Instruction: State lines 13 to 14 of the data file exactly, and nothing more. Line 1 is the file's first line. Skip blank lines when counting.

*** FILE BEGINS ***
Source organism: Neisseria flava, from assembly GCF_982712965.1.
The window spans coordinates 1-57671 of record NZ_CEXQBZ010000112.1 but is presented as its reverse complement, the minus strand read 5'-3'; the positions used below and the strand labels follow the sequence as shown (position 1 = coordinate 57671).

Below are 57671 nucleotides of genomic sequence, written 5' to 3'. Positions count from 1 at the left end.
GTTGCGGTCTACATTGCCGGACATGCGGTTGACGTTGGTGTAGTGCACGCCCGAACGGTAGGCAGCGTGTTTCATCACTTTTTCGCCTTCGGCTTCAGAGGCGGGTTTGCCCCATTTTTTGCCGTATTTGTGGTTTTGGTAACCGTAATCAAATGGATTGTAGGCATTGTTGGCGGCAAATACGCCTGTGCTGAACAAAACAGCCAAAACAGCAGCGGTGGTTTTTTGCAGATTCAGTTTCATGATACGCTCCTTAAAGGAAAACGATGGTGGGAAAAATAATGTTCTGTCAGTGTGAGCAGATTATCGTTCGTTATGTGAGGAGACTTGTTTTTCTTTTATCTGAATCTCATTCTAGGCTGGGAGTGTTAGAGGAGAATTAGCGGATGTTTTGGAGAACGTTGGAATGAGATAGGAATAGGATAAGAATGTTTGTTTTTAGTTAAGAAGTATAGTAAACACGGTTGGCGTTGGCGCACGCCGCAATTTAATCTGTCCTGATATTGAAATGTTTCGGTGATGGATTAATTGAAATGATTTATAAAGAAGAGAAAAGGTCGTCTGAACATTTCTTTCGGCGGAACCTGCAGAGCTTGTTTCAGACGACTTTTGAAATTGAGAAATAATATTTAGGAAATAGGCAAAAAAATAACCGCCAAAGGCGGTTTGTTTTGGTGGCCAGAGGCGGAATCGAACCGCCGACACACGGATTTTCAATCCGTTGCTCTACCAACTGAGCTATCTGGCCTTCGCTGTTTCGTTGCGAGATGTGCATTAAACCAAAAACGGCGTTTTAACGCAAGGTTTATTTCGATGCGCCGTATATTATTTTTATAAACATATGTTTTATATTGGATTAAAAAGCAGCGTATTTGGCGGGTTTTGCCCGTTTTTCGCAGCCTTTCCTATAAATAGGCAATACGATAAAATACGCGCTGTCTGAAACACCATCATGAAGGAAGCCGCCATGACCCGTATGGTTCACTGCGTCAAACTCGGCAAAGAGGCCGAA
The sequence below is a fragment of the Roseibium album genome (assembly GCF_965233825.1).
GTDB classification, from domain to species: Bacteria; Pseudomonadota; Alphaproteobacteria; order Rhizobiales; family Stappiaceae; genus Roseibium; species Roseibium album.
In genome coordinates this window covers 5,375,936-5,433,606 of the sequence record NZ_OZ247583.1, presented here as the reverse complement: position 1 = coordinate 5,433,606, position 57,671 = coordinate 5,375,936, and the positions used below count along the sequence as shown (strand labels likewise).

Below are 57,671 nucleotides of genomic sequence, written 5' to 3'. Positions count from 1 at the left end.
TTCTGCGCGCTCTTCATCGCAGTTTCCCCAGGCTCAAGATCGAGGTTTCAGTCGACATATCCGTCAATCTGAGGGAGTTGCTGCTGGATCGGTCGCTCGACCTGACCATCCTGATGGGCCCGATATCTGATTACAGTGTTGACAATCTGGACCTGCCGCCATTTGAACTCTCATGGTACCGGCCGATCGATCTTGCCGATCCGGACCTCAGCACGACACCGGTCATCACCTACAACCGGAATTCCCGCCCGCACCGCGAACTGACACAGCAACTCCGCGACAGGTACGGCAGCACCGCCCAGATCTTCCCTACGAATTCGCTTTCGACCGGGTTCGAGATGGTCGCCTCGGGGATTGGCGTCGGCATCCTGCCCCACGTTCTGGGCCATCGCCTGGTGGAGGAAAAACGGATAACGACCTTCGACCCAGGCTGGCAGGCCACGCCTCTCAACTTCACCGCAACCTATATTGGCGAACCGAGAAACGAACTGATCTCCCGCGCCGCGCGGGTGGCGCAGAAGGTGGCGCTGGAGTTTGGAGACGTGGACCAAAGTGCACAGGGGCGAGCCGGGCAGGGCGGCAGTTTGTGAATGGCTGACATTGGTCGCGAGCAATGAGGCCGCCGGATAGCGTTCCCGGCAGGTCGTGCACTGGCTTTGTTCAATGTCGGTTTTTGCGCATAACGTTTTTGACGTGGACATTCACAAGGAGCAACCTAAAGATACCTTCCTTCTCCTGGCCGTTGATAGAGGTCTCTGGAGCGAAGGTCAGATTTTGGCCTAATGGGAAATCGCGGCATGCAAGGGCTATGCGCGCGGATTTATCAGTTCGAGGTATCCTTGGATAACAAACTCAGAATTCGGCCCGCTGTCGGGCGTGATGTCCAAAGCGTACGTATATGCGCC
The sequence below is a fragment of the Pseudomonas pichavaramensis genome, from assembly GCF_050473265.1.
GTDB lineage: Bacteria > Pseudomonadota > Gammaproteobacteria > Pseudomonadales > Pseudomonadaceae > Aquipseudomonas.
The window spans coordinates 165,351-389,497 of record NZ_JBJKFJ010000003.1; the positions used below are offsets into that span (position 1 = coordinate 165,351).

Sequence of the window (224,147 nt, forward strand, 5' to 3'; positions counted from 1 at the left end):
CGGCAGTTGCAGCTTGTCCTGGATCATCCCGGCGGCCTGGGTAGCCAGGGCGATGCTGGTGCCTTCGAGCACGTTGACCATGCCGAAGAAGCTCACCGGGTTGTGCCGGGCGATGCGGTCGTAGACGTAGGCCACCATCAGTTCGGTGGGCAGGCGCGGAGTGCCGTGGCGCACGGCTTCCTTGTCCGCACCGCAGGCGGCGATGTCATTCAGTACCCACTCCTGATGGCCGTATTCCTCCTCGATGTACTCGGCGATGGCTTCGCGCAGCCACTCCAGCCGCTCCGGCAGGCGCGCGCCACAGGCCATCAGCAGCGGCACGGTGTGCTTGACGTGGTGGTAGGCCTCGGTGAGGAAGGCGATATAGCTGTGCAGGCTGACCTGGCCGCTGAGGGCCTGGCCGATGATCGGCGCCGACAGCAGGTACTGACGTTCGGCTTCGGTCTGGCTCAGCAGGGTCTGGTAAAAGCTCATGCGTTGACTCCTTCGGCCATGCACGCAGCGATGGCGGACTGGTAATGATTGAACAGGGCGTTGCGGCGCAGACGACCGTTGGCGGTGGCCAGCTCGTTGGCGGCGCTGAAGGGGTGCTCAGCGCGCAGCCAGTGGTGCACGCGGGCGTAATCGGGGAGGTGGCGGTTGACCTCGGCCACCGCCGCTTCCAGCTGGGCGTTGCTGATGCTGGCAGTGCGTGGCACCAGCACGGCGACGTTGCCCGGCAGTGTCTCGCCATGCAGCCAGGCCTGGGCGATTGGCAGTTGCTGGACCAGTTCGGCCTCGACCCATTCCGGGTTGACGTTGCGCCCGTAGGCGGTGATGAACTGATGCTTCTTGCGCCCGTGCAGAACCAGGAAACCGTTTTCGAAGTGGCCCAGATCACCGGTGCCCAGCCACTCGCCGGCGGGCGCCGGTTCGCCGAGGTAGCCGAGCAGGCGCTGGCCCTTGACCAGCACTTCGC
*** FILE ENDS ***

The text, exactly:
Sequence of the window (224,147 nt, forward strand, 5' to 3'; positions counted from 1 at the left end):
CGGCAGTTGCAGCTTGTCCTGGATCATCCCGGCGGCCTGGGTAGCCAGGGCGATGCTGGTGCCTTCGAGCACGTTGACCATGCCGAAGAAGCTCACCGGGTTGTGCCGGGCGATGCGGTCGTAGACGTAGGCCACCATCAGTTCGGTGGGCAGGCGCGGAGTGCCGTGGCGCACGGCTTCCTTGTCCGCACCGCAGGCGGCGATGTCATTCAGTACCCACTCCTGATGGCCGTATTCCTCCTCGATGTACTCGGCGATGGCTTCGCGCAGCCACTCCAGCCGCTCCGGCAGGCGCGCGCCACAGGCCATCAGCAGCGGCACGGTGTGCTTGACGTGGTGGTAGGCCTCGGTGAGGAAGGCGATATAGCTGTGCAGGCTGACCTGGCCGCTGAGGGCCTGGCCGATGATCGGCGCCGACAGCAGGTACTGACGTTCGGCTTCGGTCTGGCTCAGCAGGGTCTGGTAAAAGCTCATGCGTTGACTCCTTCGGCCATGCACGCAGCGATGGCGGACTGGTAATGATTGAACAGGGCGTTGCGGCGCAGACGACCGTTGGCGGTGGCCAGCTCGTTGGCGGCGCTGAAGGGGTGCTCAGCGCGCAGCCAGTGGTGCACGCGGGCGTAATCGGGGAGGTGGCGGTTGACCTCGGCCACCGCCGCTTCCAGCTGGGCGTTGCTGATGCTGGCAGTGCGTGGCACCAGCACGGCGACGTTGCCCGGCAGTGTCTCGCCATGCAGCCAGGCCTGGGCGATTGGCAGTTGCTGGACCAGTTCGGCCTCGACCCATTCCGGGTTGACGTTGCGCCCGTAGGCGGTGATGAACTGATGCTTCTTGCGCCCGTGCAGAACCAGGAAACCGTTTTCGAAGTGGCCCAGATCACCGGTGCCCAGCCACTCGCCGGCGGGCGCCGGTTCGCCGAGGTAGCCGAGCAGGCGCTGGCCCTTGACCAGCACTTCGC